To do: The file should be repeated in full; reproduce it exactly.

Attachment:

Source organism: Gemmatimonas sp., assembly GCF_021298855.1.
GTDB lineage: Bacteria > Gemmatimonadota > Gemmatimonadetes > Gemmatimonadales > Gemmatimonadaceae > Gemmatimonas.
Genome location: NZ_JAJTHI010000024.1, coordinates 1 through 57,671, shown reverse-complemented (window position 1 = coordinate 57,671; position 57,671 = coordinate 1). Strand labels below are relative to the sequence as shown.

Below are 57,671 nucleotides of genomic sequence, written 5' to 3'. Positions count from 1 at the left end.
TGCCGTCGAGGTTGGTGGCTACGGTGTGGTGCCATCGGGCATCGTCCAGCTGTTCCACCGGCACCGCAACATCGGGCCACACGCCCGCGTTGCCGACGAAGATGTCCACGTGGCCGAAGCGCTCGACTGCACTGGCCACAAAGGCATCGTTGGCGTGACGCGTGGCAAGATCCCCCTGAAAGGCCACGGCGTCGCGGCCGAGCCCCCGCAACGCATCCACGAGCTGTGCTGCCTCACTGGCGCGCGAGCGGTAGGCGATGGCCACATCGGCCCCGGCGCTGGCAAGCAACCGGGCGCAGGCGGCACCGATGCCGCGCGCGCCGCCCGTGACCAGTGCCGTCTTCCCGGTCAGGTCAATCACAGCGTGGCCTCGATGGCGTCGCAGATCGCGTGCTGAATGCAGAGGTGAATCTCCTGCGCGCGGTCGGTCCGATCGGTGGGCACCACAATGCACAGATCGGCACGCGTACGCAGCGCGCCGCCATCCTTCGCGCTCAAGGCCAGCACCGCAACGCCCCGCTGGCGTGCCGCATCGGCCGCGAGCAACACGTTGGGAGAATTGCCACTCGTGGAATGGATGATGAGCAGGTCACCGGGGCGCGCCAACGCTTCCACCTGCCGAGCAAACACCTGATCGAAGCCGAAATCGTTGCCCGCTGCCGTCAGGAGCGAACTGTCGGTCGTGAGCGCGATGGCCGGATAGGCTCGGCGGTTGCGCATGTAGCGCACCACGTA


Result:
Source organism: Gemmatimonas sp., assembly GCF_021298855.1.
GTDB lineage: Bacteria > Gemmatimonadota > Gemmatimonadetes > Gemmatimonadales > Gemmatimonadaceae > Gemmatimonas.
Genome location: NZ_JAJTHI010000024.1, coordinates 1 through 57,671, shown reverse-complemented (window position 1 = coordinate 57,671; position 57,671 = coordinate 1). Strand labels below are relative to the sequence as shown.

Below are 57,671 nucleotides of genomic sequence, written 5' to 3'. Positions count from 1 at the left end.
TGCCGTCGAGGTTGGTGGCTACGGTGTGGTGCCATCGGGCATCGTCCAGCTGTTCCACCGGCACCGCAACATCGGGCCACACGCCCGCGTTGCCGACGAAGATGTCCACGTGGCCGAAGCGCTCGACTGCACTGGCCACAAAGGCATCGTTGGCGTGACGCGTGGCAAGATCCCCCTGAAAGGCCACGGCGTCGCGGCCGAGCCCCCGCAACGCATCCACGAGCTGTGCTGCCTCACTGGCGCGCGAGCGGTAGGCGATGGCCACATCGGCCCCGGCGCTGGCAAGCAACCGGGCGCAGGCGGCACCGATGCCGCGCGCGCCGCCCGTGACCAGTGCCGTCTTCCCGGTCAGGTCAATCACAGCGTGGCCTCGATGGCGTCGCAGATCGCGTGCTGAATGCAGAGGTGAATCTCCTGCGCGCGGTCGGTCCGATCGGTGGGCACCACAATGCACAGATCGGCACGCGTACGCAGCGCGCCGCCATCCTTCGCGCTCAAGGCCAGCACCGCAACGCCCCGCTGGCGTGCCGCATCGGCCGCGAGCAACACGTTGGGAGAATTGCCACTCGTGGAATGGATGATGAGCAGGTCACCGGGGCGCGCCAACGCTTCCACCTGCCGAGCAAACACCTGATCGAAGCCGAAATCGTTGCCCGCTGCCGTCAGGAGCGAACTGTCGGTCGTGAGCGCGATGGCCGGATAGGCTCGGCGGTTGCGCATGTAGCGCACCACGTA